A Krukenberg tumor occurs when a stomach cancer spreads to the ovaries.
They account for approximately 2% of cancers in the ovary and are signet ring adenocarcinomas.
Other malignancies can be associated including bowel, breast and pancreas although gastric carcinomas are the most common cause (over 40%).
If you have this form of cancer, there may initially be no symptoms at all or very mild and non-specific. As they grow larger, they can cause symptoms including:
They are often picked up as an incidental finding on your CT staging scan when you have already been diagnosed with stomach cancer and are a sign of late or stage 4 disease usually. They are usually unilateral, affecting one ovary only, although they can rarely be found in both ovaries.
The CA125 tumor marker blood test may be elevated in this condition, although it is not specific to this form of ovarian tumor.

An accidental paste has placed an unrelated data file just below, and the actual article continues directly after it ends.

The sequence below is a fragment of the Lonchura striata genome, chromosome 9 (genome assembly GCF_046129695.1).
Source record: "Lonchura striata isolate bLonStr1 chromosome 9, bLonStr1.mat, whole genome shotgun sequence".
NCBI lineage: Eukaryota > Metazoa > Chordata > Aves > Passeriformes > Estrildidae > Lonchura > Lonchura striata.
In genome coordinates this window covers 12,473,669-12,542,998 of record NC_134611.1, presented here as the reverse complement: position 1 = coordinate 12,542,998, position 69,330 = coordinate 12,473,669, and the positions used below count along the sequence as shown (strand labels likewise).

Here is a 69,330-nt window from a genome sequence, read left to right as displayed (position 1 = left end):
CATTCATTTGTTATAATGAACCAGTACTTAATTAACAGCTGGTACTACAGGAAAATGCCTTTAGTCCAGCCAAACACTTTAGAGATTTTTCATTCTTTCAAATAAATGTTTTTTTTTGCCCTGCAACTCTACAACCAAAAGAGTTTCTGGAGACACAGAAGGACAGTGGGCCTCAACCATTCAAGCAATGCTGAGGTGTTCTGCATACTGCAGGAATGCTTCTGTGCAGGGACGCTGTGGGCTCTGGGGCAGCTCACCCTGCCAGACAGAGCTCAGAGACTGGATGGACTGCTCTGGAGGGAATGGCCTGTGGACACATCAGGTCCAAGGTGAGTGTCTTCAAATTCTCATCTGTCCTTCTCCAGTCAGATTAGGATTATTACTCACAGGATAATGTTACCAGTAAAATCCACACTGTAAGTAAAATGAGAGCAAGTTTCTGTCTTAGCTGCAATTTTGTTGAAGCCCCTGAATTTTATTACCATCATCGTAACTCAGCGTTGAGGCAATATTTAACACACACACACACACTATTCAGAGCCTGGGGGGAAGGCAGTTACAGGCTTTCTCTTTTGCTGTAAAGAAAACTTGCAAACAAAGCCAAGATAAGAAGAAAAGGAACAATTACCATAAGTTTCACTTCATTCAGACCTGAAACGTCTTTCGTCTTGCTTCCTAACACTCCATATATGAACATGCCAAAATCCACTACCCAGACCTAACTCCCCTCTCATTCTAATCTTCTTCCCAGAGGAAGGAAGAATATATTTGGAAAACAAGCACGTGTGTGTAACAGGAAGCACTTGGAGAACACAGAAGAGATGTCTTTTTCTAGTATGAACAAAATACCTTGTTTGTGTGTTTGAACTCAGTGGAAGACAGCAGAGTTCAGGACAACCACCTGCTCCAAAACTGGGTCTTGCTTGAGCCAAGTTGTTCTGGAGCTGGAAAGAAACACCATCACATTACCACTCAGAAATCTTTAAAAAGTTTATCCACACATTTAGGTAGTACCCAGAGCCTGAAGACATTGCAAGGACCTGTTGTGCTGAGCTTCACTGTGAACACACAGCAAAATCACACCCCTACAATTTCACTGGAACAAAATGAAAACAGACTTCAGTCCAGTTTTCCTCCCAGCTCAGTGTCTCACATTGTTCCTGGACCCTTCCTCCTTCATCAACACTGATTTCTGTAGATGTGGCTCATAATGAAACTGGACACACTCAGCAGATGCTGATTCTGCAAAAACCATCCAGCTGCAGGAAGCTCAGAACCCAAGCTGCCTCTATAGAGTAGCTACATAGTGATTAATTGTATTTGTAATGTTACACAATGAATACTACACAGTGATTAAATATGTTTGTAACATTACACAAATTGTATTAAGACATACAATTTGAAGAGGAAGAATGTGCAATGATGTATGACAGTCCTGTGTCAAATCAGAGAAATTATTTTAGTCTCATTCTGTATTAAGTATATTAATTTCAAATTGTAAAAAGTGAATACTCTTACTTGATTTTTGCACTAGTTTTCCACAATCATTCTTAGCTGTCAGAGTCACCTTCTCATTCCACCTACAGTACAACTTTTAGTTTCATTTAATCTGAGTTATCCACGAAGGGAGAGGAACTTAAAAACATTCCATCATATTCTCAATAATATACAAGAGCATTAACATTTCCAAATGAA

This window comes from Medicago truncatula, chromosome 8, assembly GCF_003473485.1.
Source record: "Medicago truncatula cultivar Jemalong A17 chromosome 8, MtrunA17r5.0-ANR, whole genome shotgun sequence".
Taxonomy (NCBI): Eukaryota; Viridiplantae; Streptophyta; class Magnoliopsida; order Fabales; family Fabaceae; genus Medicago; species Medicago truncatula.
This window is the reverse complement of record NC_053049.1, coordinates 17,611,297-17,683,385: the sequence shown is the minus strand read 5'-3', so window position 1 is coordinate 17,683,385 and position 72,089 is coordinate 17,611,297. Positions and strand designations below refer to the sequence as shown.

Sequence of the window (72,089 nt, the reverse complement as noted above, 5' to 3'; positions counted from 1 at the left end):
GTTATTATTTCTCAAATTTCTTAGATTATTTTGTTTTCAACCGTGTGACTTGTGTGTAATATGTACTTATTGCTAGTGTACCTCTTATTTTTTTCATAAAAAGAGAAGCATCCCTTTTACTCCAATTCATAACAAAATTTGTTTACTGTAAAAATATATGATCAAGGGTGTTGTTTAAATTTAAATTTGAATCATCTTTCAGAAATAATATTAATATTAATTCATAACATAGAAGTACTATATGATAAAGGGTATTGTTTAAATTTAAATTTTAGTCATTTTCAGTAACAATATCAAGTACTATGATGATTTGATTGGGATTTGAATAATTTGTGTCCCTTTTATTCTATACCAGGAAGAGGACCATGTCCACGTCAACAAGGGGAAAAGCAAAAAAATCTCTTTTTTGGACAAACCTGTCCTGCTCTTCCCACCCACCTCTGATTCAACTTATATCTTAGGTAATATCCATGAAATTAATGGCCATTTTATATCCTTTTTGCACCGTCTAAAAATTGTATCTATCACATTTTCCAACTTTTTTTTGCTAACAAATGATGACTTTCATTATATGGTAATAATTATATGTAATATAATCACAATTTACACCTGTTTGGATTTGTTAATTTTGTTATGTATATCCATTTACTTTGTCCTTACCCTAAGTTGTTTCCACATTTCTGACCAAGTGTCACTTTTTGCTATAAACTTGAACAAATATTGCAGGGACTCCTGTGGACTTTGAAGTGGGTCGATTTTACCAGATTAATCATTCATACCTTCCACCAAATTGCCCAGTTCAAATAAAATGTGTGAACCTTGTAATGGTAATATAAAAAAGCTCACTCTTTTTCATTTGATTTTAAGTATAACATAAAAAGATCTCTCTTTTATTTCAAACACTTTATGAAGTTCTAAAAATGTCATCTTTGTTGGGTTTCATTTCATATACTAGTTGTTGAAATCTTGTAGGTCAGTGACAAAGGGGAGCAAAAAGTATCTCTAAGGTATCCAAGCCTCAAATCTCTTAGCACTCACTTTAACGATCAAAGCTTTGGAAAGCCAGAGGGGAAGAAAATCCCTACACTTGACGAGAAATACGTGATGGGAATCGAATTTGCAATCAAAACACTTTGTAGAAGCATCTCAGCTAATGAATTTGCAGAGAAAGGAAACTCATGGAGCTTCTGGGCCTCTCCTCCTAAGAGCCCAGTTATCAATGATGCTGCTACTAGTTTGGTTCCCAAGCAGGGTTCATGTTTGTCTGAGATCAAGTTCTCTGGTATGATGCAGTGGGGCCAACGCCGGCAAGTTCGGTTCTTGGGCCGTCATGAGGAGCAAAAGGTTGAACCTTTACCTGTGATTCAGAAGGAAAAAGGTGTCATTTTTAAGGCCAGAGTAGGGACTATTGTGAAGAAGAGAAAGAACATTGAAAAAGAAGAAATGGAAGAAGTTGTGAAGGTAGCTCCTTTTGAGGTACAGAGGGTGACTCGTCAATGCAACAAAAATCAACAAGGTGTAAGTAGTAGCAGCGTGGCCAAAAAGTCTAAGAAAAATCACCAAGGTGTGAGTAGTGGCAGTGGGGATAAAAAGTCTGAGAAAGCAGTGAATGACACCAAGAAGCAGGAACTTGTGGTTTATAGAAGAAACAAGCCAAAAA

However, they might be diagnosed having been investigated for some of the other conditions already outlined.
A biopsy or tissue sample may be needed to confirm the diagnosis.
If you are found to have one of these malignancies, without any history of prior stomach or other cancer, you may need other investigations to exclude other associated tumors such as mammography to check your breasts and colonoscopy to check your bowel.
Because these are metastatic cancers, the most common treatment is chemotherapy and radiotherapy.
As most people present at stage 4 with this, the aim of treatment is normally palliative therapy to prolong life and reduce symptoms.
Surgery is sometimes undertaken to remove the mass, particularly when no other malignancies are found.
Surgery with metastasectomy (removing the metastasis or secondary tumor) can prolong life from 9 months to 17 months (1)